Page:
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Study finds why depression and anxiety are common in thyroid problems

May 21, 2018 0 Comments

Depression and anxiety disorders – two of the commonest mental health problems – are associated with autoimmune thyroiditis (AIT), according to a German study published in the JAMA Psychiatry recently. AIT, also known as Hashimoto’s disease, is a severe thyroid condition that affects nearly 10 percent of people, leading to inflammation of thyroid glands.

Thyroid hormones impact cellular energy, metabolism, psyche and energy levels. AIT results in tension, exhaustion and unrest. As per the lead researcher of the study Dr. Teja Wolfgang Grömer from the Department of Psychiatry and Psychotherapy at Friedrich-Alexander-Universität Erlangen-Nürnberg, he has seen hundreds of patients of depression and anxiety disorders and found a link between these problems and AIT. It was then that he decided to investigate the relationship through a clinical research.

Chronic thyroid illness and anxiety, depression

Dr. Grömer studied 36,174 subjects and combined 21 studies. Of them 34,094 participants suffered from anxiety disorders, while 35,163 had depression. The analysis showed that AIT patients were 3.5 times more vulnerable to depression and 2.3 times more prone to anxiety disorders. The researchers inferred that the AIT patients accounted for nearly 30 percent anxiety disorders and around 40 percent depression.

The study outcome can be significant for depression and anxiety disorders patients, with the hope of an early treatment. It also suggests that if clinicians are able to identify the link between thyroid and anxiety, they can prescribe a treatment method that does not influence the weight of the patients. Dr. Grömer also said that the patients of anxiety and depression must go for the screening of AIT to identify the kind of antibodies they have in their body. Moreover, he proposed that AIT patients must be treated as a separate group.

Anxiety in teens with thyroid problems

The most common behavioral health issue in teens with thyroid abnormalities is anxiety. We know through the past research that there is a strong connection between thyroid and mental health issues. Teens with thyroid disorder can show high rates of problems like post-traumatic stress disorder, phobias, panic disorders, and obsessive compulsive disorder (OCD).

Teens with anxiety experience nervousness, shyness, fear and avoid daily activities. They feel uneasiness in public speaking, performance in studies or sports and even going out on a date. They may experience excessive sweating and fluctuations in heart rate. Anxiety also affects family relations and friendship.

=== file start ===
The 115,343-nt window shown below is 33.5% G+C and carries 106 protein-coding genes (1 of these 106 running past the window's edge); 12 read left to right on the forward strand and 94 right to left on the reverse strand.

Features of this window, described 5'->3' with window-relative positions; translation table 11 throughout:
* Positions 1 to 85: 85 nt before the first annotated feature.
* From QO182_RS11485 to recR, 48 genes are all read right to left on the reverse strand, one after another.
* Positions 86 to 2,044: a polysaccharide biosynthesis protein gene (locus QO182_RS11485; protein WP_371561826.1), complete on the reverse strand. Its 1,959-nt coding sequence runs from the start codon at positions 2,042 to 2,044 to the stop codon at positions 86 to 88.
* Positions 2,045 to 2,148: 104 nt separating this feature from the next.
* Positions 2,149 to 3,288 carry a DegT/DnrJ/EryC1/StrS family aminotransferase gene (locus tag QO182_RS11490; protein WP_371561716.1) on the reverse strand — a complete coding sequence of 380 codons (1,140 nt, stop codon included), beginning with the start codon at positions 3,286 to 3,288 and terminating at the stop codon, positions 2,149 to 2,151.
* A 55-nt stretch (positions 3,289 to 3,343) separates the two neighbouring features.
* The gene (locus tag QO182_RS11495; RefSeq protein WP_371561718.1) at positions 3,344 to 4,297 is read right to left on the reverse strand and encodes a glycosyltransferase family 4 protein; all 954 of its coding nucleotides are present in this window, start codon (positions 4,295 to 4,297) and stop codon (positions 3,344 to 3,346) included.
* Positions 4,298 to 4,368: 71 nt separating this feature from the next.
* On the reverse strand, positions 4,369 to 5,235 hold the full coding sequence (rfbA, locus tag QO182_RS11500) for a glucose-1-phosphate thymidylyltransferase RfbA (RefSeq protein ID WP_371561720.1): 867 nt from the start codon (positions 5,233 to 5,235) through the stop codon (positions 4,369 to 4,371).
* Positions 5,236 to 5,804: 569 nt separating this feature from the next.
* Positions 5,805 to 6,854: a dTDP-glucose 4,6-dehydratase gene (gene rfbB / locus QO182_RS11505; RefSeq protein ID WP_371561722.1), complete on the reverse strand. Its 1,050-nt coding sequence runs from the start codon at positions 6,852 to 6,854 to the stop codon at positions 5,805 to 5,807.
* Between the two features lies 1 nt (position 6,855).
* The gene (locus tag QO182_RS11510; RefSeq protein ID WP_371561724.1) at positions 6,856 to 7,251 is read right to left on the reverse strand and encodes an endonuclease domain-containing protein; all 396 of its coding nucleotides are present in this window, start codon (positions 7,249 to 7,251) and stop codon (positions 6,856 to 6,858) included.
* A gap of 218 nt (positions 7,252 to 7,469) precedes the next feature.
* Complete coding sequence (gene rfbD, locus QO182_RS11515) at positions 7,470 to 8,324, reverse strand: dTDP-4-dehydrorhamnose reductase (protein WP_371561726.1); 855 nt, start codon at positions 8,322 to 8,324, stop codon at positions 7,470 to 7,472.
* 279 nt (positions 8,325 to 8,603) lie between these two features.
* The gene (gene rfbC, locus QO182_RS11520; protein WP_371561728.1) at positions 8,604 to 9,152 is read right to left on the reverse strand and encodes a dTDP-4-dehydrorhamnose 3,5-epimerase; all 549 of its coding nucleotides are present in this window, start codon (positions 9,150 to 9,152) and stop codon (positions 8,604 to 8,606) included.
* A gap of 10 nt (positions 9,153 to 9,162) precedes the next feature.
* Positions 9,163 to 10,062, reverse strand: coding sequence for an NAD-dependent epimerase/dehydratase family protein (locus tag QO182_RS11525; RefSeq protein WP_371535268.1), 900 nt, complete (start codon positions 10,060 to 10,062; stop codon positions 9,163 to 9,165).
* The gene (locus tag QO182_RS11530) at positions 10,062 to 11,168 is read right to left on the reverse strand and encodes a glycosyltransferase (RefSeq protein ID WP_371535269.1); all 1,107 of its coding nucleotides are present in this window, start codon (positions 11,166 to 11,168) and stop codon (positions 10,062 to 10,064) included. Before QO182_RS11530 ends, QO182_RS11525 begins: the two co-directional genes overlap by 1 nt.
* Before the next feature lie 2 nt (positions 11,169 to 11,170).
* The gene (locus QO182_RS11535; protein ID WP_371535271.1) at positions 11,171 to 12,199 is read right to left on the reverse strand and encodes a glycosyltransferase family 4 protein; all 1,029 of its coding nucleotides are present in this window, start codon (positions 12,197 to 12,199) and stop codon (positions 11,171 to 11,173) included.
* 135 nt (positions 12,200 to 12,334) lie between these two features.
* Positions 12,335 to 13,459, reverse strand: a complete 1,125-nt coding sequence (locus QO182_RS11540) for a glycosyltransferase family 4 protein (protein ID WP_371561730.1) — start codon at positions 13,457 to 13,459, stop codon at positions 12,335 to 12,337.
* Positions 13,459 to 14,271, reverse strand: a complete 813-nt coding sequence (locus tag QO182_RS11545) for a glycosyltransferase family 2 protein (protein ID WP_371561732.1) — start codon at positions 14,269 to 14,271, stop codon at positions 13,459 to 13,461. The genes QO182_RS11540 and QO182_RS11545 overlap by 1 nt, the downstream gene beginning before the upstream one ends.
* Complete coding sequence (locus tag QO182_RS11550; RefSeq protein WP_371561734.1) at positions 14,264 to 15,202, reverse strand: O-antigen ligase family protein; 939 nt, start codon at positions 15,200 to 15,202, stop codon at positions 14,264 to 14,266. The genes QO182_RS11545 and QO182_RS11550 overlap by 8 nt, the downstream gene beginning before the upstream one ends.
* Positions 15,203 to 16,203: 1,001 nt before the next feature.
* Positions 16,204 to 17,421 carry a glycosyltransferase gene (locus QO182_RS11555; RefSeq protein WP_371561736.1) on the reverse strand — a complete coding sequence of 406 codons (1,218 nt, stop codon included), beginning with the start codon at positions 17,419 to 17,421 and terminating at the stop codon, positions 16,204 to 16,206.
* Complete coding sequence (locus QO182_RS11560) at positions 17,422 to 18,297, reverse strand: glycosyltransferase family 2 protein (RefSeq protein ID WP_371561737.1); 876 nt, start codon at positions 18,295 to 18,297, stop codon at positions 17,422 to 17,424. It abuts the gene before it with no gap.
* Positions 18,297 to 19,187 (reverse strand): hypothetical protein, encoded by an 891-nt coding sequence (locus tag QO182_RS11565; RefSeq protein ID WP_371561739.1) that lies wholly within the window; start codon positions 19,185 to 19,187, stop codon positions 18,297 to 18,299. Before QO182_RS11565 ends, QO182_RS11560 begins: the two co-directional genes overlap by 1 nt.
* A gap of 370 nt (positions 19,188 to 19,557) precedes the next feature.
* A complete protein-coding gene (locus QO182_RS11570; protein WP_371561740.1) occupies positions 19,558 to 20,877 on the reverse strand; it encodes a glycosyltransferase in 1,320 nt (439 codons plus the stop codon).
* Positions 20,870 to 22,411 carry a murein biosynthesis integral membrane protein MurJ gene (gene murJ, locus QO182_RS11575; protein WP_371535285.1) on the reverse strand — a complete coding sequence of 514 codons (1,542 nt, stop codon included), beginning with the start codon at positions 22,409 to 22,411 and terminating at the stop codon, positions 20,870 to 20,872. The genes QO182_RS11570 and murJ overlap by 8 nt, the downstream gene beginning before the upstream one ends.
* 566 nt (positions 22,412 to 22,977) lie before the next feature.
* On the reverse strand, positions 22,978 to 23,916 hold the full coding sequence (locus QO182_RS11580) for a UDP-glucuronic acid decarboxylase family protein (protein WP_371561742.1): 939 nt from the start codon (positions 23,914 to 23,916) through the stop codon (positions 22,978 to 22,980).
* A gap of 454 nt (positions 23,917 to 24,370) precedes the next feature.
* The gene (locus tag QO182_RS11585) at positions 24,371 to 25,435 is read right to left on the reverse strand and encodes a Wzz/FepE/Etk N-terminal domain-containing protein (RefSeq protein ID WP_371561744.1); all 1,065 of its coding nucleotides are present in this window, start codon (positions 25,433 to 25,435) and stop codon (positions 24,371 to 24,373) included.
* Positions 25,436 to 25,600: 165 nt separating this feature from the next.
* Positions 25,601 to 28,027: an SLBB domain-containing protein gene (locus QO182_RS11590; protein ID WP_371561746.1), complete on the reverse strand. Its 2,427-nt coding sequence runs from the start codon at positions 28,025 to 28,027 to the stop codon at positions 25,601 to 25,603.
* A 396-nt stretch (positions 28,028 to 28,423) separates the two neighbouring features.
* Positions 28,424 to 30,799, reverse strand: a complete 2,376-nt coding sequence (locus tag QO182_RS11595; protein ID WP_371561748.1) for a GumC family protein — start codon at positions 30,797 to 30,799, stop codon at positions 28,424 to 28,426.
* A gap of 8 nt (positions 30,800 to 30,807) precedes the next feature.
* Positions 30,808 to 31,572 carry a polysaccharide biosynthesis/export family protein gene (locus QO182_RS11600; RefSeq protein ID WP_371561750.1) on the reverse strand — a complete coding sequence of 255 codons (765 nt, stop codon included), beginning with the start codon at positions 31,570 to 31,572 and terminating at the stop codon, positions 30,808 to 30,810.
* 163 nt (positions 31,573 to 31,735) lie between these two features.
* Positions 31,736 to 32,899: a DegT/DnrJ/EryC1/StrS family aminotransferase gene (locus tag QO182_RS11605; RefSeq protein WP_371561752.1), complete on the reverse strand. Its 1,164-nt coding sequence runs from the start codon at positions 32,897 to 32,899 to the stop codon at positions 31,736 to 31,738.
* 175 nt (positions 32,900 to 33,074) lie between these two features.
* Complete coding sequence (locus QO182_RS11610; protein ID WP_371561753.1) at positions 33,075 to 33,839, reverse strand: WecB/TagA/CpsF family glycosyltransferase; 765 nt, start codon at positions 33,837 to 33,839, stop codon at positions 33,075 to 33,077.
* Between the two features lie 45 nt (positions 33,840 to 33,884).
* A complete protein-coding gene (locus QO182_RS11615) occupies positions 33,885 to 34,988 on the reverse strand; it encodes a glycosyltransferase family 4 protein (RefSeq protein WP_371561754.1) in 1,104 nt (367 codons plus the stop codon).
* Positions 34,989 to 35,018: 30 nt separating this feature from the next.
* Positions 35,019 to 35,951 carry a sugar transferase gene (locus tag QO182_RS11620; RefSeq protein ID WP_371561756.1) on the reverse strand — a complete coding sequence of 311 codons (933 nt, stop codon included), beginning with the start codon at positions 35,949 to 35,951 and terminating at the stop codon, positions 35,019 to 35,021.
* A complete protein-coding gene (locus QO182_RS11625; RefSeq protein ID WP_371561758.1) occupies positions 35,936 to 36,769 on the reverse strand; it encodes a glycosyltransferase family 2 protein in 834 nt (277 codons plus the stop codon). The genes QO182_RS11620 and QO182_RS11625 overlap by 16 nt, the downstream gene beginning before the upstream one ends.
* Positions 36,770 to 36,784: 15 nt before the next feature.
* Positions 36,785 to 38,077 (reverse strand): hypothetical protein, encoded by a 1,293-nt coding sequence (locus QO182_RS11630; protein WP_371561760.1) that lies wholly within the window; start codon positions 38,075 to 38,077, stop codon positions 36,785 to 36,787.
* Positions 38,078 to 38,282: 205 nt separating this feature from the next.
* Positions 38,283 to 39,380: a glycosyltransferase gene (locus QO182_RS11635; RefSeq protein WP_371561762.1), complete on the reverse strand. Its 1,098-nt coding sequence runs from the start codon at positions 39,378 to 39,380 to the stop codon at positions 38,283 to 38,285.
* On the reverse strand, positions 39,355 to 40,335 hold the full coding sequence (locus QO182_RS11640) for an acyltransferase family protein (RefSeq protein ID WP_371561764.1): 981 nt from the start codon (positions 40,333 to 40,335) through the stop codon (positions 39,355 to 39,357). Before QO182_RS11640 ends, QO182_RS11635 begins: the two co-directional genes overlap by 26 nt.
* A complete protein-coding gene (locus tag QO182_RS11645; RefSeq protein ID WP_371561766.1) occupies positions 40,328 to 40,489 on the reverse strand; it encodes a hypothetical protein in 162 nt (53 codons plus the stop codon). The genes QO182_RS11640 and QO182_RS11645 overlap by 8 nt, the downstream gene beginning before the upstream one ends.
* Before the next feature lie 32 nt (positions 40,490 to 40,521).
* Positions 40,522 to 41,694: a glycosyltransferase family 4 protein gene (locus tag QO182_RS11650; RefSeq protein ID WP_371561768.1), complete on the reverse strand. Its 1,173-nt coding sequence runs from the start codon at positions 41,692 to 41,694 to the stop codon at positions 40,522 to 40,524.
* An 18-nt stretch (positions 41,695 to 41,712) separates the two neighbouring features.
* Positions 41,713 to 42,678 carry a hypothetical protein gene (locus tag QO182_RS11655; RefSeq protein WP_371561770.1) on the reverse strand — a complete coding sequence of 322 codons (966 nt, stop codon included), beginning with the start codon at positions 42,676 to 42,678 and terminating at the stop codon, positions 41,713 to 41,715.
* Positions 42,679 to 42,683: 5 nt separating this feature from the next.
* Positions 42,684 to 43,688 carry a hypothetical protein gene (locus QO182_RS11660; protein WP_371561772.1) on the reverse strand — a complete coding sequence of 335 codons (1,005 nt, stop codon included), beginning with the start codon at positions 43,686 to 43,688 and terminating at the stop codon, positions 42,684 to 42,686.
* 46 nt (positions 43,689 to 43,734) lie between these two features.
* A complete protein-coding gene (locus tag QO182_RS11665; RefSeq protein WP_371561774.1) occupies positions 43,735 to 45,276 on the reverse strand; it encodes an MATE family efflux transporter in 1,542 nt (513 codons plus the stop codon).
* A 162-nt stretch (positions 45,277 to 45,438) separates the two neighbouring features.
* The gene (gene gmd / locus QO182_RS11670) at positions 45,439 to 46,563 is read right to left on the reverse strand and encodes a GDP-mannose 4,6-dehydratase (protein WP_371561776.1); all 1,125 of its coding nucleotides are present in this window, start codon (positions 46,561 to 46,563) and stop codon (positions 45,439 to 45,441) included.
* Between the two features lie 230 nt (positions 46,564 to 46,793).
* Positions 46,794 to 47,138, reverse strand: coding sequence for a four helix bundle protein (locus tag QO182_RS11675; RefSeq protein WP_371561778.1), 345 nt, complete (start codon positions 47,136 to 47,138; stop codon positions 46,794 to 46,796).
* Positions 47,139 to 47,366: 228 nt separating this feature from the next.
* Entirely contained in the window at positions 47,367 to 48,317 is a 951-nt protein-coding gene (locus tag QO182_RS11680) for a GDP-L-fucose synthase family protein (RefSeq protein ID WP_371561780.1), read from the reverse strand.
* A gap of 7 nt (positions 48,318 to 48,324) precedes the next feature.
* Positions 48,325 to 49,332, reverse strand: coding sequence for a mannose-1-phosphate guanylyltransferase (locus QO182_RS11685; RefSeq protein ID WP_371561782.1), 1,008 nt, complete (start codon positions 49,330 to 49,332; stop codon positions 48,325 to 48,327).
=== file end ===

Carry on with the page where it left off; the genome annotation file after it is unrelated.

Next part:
As teens grow, they experience emotional and physical changes and anxiety can be difficult to diagnose. Teens may face feelings of worry, irritability, restlessness, difficulty in concentration, and sudden outbursts. They may also avoid social interaction with good friends and start spending time alone. Caregivers can observe a change in their sleeping patterns and eating habits. They may experience unexplained fatigue, gastrointestinal problems, and frequent headaches.

Seeking treatment is important

If a teen is showing symptoms of any mental or behavioral issue, be it depression, anxiety disorders or something else, professional help must be sought at the earliest. While depression and anxiety are treatable conditions, delay in medical intervention may prove to be detrimental. On the other side, timely treatment ensures speedy recovery. And it becomes much more important if the patient is a teen as he may explore wrong ways to cope with his problem, such as drug abuse or suicide.

Teen anxiety disorder, depression, or any other mental or behavioral problem can be treated through medication, therapies and counseling. If your loved one is suffering from anxiety and you are looking for teen anxiety disorder treatment, you can seek help of White River Academy. Located in Delta, Utah, the residential treatment center for boys provides a safe, secure and structured environment for troubled children. For more information regarding our treatment programs or any assistance related to admission, call our 24/7 helpline or chat online.

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